In these instances, ‘travelling to work’ may involve nothing more arduous than walking from the home kitchen to the dedicated workspace. For people interested in home-working the elimination of sometimes long and potentially tiring and stressful commutes represents one of the key benefits of homeworking. For these workers, commuting only happens if and when they travel to their employer’s workplace.
However, working at home may not always be as idyllic as initial impressions seem, especially if it is something that workers are forced to do, rather than choose to do.
The pros and cons of ‘hot-desking’
The increased use of hot-desking by organizations may be a ‘push’ related factor requiring people to occasionally work from home. With hot-desking workers lose the privilege of having a specific, permanent personal desk or office space to themselves, and instead have to compete for shared desk space as well as regularly work from home.
The organizational benefit of hot-desking is financial savings generated via reducing the amount of office space that is needed. Thus, hot-desking, as with home-working, can have profound implications for the nature of the workplace as well as the amount of commuting people undertake.
While those forced to hot-desk and occasionally work from home due to an organizational hot-desking initiative may save on such commuting time, they may have the disadvantage of having to compete for office space, have to work in increasingly noisy and impersonal shared office space, and have to work at home in circumstances that are not ideal for home-working.
Another trend reducing the significance of traditional workplaces is the growth in mobile, or multi-location working. This type of work is something that has always existed for some, for example, delivery workers such as postal workers, drivers and transport workers such as sailors, or sales and support staff who require to travel between the sites of the various clients they work for. For such workers, work-related travel is an intrinsic part of their job.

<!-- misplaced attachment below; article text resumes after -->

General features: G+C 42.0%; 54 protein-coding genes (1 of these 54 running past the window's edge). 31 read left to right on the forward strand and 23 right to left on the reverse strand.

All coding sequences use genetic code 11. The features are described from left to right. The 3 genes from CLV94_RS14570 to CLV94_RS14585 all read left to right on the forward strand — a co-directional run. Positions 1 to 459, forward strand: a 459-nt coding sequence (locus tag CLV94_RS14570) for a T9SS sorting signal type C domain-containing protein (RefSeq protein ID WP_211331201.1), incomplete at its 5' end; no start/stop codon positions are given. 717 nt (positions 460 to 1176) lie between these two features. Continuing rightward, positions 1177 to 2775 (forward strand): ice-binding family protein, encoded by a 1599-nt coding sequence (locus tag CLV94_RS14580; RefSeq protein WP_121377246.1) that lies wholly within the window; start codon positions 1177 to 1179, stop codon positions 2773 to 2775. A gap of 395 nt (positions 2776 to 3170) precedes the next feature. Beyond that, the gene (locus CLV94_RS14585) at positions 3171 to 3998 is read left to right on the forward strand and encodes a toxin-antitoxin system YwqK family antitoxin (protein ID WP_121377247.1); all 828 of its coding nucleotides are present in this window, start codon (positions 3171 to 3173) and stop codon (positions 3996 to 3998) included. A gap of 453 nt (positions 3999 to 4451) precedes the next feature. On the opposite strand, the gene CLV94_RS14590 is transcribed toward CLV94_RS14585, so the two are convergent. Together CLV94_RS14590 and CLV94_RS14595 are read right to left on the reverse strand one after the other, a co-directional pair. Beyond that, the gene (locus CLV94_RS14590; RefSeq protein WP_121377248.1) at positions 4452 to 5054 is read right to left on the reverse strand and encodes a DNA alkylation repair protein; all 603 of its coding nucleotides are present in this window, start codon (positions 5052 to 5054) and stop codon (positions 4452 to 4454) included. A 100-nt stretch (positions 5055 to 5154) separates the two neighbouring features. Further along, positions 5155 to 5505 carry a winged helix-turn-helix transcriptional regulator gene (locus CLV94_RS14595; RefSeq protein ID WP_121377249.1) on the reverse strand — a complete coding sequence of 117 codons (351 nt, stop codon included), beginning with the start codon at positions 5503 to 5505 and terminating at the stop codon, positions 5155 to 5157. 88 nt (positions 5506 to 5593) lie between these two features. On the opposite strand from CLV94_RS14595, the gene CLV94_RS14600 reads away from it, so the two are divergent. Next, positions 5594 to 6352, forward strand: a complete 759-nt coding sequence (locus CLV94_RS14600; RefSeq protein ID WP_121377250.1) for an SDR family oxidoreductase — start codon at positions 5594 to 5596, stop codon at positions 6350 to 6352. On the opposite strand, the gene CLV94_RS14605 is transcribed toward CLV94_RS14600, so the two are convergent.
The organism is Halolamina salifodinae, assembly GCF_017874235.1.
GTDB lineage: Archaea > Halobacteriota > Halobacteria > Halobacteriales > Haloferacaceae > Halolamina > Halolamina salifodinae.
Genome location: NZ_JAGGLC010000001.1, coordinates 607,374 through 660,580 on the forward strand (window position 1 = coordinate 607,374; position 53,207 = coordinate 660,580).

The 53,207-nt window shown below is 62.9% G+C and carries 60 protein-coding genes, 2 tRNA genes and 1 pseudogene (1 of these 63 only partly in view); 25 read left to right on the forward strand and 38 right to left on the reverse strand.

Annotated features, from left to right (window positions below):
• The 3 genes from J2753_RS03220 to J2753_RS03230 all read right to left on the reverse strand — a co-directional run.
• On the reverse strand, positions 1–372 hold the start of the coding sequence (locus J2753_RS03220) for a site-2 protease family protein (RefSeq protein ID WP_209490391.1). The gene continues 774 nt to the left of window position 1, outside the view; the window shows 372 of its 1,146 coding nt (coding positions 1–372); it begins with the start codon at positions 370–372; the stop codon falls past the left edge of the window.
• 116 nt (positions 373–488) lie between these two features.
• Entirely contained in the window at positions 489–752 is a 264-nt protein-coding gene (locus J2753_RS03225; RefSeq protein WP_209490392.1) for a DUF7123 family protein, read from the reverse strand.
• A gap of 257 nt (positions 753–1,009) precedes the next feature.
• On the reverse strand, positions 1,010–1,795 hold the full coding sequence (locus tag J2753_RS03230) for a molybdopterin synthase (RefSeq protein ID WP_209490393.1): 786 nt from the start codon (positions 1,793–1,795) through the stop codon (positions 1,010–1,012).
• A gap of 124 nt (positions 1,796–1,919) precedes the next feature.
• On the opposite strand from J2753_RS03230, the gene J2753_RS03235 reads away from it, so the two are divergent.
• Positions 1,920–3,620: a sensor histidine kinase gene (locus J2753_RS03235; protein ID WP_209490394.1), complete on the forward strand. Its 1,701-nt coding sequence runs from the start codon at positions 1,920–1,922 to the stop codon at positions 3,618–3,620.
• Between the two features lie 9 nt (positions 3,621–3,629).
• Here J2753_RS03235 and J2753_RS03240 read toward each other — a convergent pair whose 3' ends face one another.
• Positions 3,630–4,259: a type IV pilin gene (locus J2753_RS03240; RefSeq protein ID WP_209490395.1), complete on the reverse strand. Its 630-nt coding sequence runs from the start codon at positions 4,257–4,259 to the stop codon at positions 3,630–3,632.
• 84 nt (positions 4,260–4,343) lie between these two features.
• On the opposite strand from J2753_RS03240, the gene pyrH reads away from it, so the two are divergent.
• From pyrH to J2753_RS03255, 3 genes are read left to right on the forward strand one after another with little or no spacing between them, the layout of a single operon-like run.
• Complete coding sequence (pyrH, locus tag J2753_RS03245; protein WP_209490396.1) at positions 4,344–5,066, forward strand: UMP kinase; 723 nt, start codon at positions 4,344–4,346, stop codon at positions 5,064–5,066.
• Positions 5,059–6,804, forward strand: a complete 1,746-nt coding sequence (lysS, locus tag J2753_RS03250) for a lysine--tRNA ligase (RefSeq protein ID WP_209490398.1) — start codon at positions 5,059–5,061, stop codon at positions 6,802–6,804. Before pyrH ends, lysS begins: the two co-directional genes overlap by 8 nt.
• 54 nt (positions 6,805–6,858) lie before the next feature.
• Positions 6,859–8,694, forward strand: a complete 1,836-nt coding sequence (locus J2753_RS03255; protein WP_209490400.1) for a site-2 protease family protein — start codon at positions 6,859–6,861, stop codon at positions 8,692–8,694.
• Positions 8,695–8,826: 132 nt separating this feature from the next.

The type of journeys undertaken by these workers are quite distinct from commuting, and involve essential journeys that are undertaken in order to carry out work activities, and which involve travel between different work locations. For the Spanish workers in the EU case, this was the type of work-related travel they undertook.
Contemporary evidence suggests an increasing proportion of workers, including managerial and professional workers, can be classified as mobile or multi-location workers, due to the increased need for travel that their work can regularly involve. For example, managers and professionals working in multinational organizations may have to travel between its various sites, either to participate in collaborative activities, or manage workers at multiple locations.
For mobile or multi-location workers, the workplace is not a singular location, but is a space and location that is constantly changing, and could include the car, train or plane used for travelling, a hotel, railway station or airport, or a client site. Thus, for such workers, work-related travel is a regular, if not constant feature of life, and traditional visions of commuting, and working from a static office space become only memories.